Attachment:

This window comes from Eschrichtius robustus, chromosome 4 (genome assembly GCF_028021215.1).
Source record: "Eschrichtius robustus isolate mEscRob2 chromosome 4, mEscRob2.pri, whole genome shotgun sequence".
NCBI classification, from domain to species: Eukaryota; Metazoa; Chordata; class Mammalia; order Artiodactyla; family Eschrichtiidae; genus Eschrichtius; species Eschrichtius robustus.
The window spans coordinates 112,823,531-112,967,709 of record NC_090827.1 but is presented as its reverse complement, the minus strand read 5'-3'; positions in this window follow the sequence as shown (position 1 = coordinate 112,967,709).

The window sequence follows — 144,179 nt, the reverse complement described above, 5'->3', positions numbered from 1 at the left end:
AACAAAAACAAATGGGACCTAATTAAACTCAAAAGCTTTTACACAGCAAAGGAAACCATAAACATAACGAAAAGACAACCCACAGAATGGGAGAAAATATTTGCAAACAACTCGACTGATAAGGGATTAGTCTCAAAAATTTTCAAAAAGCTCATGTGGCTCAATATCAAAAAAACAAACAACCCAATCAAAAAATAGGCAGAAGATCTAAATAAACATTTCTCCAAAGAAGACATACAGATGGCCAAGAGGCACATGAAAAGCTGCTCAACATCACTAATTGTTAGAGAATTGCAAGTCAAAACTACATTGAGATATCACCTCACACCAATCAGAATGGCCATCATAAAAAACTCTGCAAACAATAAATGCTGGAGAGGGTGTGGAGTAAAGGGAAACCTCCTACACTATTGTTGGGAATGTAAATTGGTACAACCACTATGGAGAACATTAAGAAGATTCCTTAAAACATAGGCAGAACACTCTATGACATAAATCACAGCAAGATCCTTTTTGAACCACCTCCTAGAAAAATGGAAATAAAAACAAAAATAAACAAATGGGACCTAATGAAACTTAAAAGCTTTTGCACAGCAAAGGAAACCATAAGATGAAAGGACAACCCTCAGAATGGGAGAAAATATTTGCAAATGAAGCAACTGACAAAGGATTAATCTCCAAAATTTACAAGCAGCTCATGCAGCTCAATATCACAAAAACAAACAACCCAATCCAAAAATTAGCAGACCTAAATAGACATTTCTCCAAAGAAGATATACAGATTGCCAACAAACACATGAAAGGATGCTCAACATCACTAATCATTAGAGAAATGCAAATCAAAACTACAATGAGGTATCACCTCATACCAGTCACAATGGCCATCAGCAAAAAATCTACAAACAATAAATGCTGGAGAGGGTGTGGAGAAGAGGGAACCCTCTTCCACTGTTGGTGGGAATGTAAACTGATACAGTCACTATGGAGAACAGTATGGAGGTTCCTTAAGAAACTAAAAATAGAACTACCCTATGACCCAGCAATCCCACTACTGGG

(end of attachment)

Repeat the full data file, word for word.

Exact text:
This window comes from Eschrichtius robustus, chromosome 4 (genome assembly GCF_028021215.1).
Source record: "Eschrichtius robustus isolate mEscRob2 chromosome 4, mEscRob2.pri, whole genome shotgun sequence".
NCBI classification, from domain to species: Eukaryota; Metazoa; Chordata; class Mammalia; order Artiodactyla; family Eschrichtiidae; genus Eschrichtius; species Eschrichtius robustus.
The window spans coordinates 112,823,531-112,967,709 of record NC_090827.1 but is presented as its reverse complement, the minus strand read 5'-3'; positions in this window follow the sequence as shown (position 1 = coordinate 112,967,709).

The window sequence follows — 144,179 nt, the reverse complement described above, 5'->3', positions numbered from 1 at the left end:
AACAAAAACAAATGGGACCTAATTAAACTCAAAAGCTTTTACACAGCAAAGGAAACCATAAACATAACGAAAAGACAACCCACAGAATGGGAGAAAATATTTGCAAACAACTCGACTGATAAGGGATTAGTCTCAAAAATTTTCAAAAAGCTCATGTGGCTCAATATCAAAAAAACAAACAACCCAATCAAAAAATAGGCAGAAGATCTAAATAAACATTTCTCCAAAGAAGACATACAGATGGCCAAGAGGCACATGAAAAGCTGCTCAACATCACTAATTGTTAGAGAATTGCAAGTCAAAACTACATTGAGATATCACCTCACACCAATCAGAATGGCCATCATAAAAAACTCTGCAAACAATAAATGCTGGAGAGGGTGTGGAGTAAAGGGAAACCTCCTACACTATTGTTGGGAATGTAAATTGGTACAACCACTATGGAGAACATTAAGAAGATTCCTTAAAACATAGGCAGAACACTCTATGACATAAATCACAGCAAGATCCTTTTTGAACCACCTCCTAGAAAAATGGAAATAAAAACAAAAATAAACAAATGGGACCTAATGAAACTTAAAAGCTTTTGCACAGCAAAGGAAACCATAAGATGAAAGGACAACCCTCAGAATGGGAGAAAATATTTGCAAATGAAGCAACTGACAAAGGATTAATCTCCAAAATTTACAAGCAGCTCATGCAGCTCAATATCACAAAAACAAACAACCCAATCCAAAAATTAGCAGACCTAAATAGACATTTCTCCAAAGAAGATATACAGATTGCCAACAAACACATGAAAGGATGCTCAACATCACTAATCATTAGAGAAATGCAAATCAAAACTACAATGAGGTATCACCTCATACCAGTCACAATGGCCATCAGCAAAAAATCTACAAACAATAAATGCTGGAGAGGGTGTGGAGAAGAGGGAACCCTCTTCCACTGTTGGTGGGAATGTAAACTGATACAGTCACTATGGAGAACAGTATGGAGGTTCCTTAAGAAACTAAAAATAGAACTACCCTATGACCCAGCAATCCCACTACTGGG